February 2016 4
Often times I’ve heard it said, “I wish I could [draw/paint/create], but my best is pretty much stick figures.”
And usually without hesitation, my response is “You can do it,” which is then met with insistence that there’s no way that could be.
Does it help to have skill or talent? Of course. But I maintain that while there are tricks of the trade, creation is really the practice of seeing, observing and then translating. I say “the practice” because with all things in life, the more we do something the better we’re able to do it.
The more we look at things and see them, the more familiar they become. In the process, we observe more about what we’re seeing. And then we engage in the fun (and sometimes infuriating) part of creating which is to explore a medium and experiment with it to recreate or translate what we’re seeing into something entirely it’s own. Each time, there is something new to be noticed that we hadn’t seen before and a sharpening of our skill set.
There’s no one right way to do it, but if you want to draw here’s a start: Pick up a pencil and start recording what you see in whatever fashion you can. Then do it again. And again. Or, I’ll teach you. Shoot me an email and we can do it together.
(The way light hits basic shapes is good to observe and record. But your own face is always readily available too.)
I’ve learned more about history, religion and culture from looking at and reading about art than I have through most other resources.
Artistic expression hits the soul, the very core of what makes us human and allows us to relate to one another. In the context of history, it shows what was culturally important, how we lived, what life was like before we were intimately connected on a global scale. But most importantly, it shows us that no matter how much time goes by, we never really change.
Sure, things around us change. Dwellings, infrastructure and industries shift, giving rise to new inventions and devices that alter our mannerisms, colloquialisms and interactions. At the heart of everything though, the very nature of human beings remains relatively unchanged.
While at the National Gallery of Art in D.C., I noticed this painting from across the room in another gallery and was immediately drawn to it for its crisp linear perspective and gentle illumination of the interior of the building.
But upon closer inspection, even with all the technical skill displayed, it was the painter’s choices for the narratives within that stood out.
*Disclaimer: I have done no scholarly research on this painting or its painter other than brief searches and light reading about it. But as a fellow human being, there are a few things I can assert.
It may have been common for dogs to run around in public spaces, but de Witte made a choice here. Instead of only painting a dog’s likeness, he chose to paint a dog in the bottom left corner, urinating on a column in the revered church.
I couldn’t help but smile as I studied the painting. Could there be a reason de Witte made that exact choice? He’d done other paintings of church interiors with animals roaming freely, but none desecrating the space. So, what motivated him to do it in this painting? Was it just an honest representation of a scene de Witte witnessed himeslf? Or could it be a subtle commentary? About the church? About the people nearby, oblivious to the dog’s unabashed marking? Or perhaps (although highly unlikely) de Witte was not a fan of his patron, or he was just having a lousy month, so he cheekily committed his frustrations to the canvas.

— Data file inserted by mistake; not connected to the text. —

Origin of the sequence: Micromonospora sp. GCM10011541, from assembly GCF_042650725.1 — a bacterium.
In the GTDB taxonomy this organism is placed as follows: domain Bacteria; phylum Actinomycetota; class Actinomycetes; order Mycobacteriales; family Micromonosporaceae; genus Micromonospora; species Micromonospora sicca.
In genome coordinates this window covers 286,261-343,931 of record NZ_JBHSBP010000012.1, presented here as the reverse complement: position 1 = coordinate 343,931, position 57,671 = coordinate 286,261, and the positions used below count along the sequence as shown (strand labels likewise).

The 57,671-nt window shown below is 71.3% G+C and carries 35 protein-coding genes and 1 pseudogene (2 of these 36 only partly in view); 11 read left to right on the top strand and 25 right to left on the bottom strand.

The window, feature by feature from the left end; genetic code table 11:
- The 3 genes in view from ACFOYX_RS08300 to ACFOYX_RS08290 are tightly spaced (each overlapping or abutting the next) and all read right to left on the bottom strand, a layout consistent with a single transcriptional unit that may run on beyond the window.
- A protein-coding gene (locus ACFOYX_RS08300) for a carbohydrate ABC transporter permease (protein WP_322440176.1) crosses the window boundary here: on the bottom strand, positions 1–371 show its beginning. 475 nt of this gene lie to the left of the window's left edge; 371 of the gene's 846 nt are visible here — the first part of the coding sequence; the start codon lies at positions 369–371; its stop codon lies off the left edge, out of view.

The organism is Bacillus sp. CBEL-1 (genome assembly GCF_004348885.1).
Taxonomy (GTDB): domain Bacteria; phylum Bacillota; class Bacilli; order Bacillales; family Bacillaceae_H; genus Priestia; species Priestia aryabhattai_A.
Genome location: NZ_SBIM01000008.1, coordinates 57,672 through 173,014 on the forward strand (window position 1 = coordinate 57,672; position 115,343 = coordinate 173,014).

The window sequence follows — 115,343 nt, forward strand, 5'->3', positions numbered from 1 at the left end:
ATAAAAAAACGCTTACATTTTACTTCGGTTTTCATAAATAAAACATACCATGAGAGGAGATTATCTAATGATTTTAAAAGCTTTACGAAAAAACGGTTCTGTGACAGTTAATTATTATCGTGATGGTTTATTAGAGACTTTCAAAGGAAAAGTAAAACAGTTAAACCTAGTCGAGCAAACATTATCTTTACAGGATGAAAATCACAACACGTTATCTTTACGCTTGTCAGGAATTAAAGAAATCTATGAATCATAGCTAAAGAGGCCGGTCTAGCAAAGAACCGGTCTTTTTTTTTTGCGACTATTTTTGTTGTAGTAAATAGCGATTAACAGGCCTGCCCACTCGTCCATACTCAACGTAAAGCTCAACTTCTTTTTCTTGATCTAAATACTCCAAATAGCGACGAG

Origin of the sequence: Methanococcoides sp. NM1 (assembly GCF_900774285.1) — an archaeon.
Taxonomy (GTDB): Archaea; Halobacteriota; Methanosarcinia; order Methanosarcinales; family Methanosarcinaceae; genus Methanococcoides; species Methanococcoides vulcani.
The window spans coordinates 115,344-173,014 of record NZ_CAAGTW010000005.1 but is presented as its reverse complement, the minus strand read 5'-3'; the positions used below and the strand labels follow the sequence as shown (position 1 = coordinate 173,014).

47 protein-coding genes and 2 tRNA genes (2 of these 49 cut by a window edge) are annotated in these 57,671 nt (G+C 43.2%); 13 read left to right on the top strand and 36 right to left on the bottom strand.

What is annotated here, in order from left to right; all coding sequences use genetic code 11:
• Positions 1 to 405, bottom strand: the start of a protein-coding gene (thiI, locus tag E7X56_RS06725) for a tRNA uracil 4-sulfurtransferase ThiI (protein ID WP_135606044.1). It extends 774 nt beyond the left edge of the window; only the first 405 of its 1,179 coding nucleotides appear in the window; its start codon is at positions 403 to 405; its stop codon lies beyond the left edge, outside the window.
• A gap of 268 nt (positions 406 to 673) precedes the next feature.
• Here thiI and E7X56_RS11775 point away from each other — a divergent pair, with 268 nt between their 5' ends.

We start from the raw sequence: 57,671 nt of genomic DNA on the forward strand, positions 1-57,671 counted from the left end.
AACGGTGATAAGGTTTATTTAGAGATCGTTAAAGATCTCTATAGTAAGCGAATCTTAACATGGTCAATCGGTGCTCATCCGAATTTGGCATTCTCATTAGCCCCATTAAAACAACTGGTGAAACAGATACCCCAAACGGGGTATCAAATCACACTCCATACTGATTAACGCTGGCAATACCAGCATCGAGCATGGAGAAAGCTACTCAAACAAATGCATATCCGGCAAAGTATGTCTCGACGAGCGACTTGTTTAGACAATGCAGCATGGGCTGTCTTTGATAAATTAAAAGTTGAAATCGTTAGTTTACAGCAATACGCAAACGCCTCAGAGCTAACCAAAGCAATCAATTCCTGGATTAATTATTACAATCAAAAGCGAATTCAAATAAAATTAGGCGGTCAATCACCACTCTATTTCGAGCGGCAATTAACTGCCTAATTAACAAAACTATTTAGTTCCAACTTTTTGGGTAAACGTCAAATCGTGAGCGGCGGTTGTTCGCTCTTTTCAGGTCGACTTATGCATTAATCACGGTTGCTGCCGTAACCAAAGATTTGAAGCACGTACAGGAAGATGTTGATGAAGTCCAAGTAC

Maybe it’s not the greatest example of my point, but I like to think sometimes it’s the little details that give us insight about humanity’s past, and perhaps comfort in knowing that generations before us were not so different. Hopefully, scholars have already figured out the meaning behind the choices de Witte made. And if not, I hope there’s someone trying to understand them.
After all, that’s the really fun part. Asking “Why?” and then piecing the answer together by understanding all of the factors that impacted the final work of art. Trends of the time, wealthy patrons, religious beliefs, an artist’s psychological and physical health, feelings of affection and affinity or hatred and disgust— every detail down to the kind of materials available to create the actual work. Each detail is a sentence intricately written into a greater story.
Recently, I was hanging out with my dad and watching “O. Henry’s Full House,” an adaptation of five of the author’s short stories. But one of those five stood out to me.
In “The Last Leaf,” a young woman suffering from pneumonia and without the will to live relates her last days to the leaves falling off a dying vine just outside of her window. As an icy winter storm persists, the leaves blow off the vine and she resigns herself to believing once they’re all gone, so too, will she be.
Her neighbor, an old and unsuccessful painter depressed by his inability to create a masterpiece, witnesses her declining health and delusion. On the morning after the storm, the woman awakens to see one brave little leaf still holding on, which revives her spirit and she decides she must live on. It is only after this that we discover the surviving leaf is a painting on the brick wall by none other than the neighbor who himself succumbed to pneumonia as a result of this sacrificial act. He used his gift to inspire hope.
Now, despite how unsure of your talents you may be, go out there and use them.
If you’re an artist, get out and make art.
If you’re a musician, get to playing.
If you’re methodical genius, show someone the process.
If you’re a problem solver, offer a solution.
If you’re just a damn good listener, lend an ear to someone in need.
Whatever it is you’re good at, do it unabashedly, because you never know what it may mean to another.